Social organization of suffering and justice-seeking in a tragic day care fire disaster

UNCG Author/Contributor (non-UNCG co-authors, if there are any, appear on document)
Arthur D. Murphy, Professor and Department Head (Creator)
The University of North Carolina at Greensboro (UNCG )
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Abstract: In 2009 a fire destroyed a day care center in Mexico, killing 49 children and leaving 100 others with serious injuries. This chapter explores how suffering and the search for justice and closure have produced a social movement of interconnected subgroups of parents and caretakers. These new social groups collaborate and at times compete due to their myriad definitions and concepts of justice. In various combinations, parents and caretakers in four self-defined groups seek justice through legal consequences for day care owners plus regulators and politicians: seeing that it never happens again; demanding compensation; assuring that their surviving children are healthy and taken care of; and expressing their loss or anger. How their suffering translates into these objectives must be understood in a context in which the new Mexican multi-party system is figuring out how to handle major problems like this so that citizens feel closure. The single party system always had answers for such problems—send the perpetrators to another state or off to an ambassadorial post. While it appears that the social movement approach has seen some success in the case of the 2009 fire and in other applications, it also holds limitations in that it reminds individuals of their suffering and grief and may limit progress in constructing a new well-being.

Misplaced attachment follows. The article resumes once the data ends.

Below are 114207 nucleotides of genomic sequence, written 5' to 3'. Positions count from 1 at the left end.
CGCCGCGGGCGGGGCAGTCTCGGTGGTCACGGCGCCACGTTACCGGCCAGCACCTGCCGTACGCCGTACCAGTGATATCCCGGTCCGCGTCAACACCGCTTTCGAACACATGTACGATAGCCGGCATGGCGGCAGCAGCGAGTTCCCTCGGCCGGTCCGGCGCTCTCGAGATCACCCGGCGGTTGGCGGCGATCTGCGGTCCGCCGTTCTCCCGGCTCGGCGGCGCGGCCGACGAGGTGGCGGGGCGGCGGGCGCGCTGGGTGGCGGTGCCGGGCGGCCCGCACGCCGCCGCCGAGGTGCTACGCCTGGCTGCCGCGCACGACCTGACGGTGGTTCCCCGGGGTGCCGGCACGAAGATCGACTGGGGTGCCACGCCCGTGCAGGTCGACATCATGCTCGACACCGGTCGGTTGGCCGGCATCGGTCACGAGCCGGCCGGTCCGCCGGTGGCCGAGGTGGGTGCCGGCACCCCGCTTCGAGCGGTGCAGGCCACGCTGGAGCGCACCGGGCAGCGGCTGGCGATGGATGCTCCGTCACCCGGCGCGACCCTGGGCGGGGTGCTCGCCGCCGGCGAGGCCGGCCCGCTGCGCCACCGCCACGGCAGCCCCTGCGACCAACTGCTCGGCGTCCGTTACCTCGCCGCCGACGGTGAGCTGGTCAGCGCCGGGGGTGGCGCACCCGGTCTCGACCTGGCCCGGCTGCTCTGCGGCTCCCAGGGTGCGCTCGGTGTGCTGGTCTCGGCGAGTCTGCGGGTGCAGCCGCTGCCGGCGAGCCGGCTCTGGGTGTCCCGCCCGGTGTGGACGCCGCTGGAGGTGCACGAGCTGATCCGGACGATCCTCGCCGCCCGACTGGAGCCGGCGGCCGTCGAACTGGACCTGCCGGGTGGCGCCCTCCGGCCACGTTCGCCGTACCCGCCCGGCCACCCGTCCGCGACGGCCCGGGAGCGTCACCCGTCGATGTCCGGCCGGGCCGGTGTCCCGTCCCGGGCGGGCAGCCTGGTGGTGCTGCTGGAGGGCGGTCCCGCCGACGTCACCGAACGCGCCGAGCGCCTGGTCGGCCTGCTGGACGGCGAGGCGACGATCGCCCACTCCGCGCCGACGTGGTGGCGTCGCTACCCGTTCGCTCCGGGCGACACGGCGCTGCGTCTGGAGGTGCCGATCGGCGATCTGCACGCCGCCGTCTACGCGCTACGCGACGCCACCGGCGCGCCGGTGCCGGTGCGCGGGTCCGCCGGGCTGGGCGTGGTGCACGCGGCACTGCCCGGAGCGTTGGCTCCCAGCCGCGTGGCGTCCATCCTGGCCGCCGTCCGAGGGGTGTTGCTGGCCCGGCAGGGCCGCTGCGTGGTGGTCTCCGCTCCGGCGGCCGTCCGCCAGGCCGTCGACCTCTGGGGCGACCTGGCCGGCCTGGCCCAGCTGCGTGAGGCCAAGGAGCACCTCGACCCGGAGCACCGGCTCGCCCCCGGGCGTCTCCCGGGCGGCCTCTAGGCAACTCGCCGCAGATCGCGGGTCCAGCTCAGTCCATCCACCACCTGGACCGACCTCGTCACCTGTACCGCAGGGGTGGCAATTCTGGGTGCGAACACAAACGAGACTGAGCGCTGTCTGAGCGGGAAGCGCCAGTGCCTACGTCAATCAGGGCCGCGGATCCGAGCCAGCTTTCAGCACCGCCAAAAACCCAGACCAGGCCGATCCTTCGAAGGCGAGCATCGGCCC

Additional Information

In R. E. Anderson (Ed.), World Suffering and Quality of Life (pp. 281-292). Springer.
Language: English
Date: 2015
Well-being, Grief, Disaster, Fire, Children, Parents, Caretakers, Justice, Social movement, Social networks, Suffering

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